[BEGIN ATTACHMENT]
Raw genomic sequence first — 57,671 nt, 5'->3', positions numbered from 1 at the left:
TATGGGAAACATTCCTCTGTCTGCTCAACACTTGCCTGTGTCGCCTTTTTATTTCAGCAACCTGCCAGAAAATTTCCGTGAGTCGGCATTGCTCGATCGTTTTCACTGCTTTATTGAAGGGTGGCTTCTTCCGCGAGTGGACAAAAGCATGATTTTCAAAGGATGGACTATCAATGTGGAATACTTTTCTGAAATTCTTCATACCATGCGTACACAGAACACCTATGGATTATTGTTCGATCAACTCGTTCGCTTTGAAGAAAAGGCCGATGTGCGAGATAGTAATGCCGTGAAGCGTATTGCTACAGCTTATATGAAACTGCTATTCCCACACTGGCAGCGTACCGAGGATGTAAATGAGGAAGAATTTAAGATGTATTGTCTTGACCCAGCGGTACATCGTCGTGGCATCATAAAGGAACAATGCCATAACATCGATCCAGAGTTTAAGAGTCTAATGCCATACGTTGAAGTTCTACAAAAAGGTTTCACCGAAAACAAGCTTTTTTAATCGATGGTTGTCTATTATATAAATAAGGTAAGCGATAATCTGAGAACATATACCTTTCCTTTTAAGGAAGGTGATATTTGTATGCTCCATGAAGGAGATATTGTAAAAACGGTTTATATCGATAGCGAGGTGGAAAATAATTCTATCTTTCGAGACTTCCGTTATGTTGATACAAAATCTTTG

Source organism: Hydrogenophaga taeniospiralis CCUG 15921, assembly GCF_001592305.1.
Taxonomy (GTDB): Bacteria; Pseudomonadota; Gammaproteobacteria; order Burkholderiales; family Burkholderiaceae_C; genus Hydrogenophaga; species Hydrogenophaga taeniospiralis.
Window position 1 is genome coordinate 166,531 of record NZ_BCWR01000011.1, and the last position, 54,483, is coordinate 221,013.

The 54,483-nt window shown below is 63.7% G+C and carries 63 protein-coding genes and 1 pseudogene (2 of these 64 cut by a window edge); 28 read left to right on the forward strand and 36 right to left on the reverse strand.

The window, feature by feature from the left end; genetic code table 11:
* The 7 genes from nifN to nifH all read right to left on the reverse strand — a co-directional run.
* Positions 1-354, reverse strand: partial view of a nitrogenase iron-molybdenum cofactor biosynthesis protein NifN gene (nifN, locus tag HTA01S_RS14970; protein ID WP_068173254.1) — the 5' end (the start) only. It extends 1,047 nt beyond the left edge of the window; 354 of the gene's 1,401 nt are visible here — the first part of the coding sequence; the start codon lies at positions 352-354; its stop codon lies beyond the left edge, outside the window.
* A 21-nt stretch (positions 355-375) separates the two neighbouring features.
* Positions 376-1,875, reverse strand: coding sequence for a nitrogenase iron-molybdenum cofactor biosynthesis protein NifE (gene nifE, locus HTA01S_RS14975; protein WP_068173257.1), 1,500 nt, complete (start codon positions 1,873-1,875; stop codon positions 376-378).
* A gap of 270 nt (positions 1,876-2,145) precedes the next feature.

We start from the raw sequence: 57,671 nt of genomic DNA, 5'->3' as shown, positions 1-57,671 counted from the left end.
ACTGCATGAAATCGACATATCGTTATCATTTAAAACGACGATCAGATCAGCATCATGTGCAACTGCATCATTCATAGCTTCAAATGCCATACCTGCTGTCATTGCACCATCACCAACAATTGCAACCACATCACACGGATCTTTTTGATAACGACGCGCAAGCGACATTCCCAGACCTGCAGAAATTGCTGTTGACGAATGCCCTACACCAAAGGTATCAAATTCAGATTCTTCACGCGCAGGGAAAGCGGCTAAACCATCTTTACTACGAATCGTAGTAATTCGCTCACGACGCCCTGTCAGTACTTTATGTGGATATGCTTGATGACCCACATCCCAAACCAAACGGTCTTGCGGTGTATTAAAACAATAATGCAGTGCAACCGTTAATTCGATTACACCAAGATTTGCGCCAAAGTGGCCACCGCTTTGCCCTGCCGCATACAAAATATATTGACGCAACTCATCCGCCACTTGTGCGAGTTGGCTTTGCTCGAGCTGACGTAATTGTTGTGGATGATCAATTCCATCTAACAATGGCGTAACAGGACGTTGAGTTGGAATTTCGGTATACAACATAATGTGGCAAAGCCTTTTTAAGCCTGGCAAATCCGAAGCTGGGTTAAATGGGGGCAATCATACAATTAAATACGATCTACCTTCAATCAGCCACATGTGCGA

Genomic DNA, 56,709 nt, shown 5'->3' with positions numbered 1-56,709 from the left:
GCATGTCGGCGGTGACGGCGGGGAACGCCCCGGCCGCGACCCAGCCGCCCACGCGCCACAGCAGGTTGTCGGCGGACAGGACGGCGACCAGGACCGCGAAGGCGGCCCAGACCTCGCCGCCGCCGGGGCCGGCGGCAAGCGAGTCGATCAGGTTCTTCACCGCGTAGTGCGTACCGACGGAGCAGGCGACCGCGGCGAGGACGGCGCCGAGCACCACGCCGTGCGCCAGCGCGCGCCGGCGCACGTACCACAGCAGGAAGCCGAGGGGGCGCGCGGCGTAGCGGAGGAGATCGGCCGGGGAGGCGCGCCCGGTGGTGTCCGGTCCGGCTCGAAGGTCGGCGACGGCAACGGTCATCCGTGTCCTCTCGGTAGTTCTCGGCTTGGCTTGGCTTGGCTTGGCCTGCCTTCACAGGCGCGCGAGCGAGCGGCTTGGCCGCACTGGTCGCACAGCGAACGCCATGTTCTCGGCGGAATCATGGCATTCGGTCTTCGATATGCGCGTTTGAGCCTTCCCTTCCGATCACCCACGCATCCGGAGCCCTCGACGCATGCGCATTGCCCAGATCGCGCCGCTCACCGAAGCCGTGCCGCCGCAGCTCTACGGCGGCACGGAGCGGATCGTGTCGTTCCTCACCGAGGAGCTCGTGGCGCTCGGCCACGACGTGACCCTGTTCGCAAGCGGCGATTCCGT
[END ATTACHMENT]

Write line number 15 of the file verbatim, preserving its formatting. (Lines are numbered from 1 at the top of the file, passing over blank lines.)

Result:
Genomic DNA, 56,709 nt, shown 5'->3' with positions numbered 1-56,709 from the left: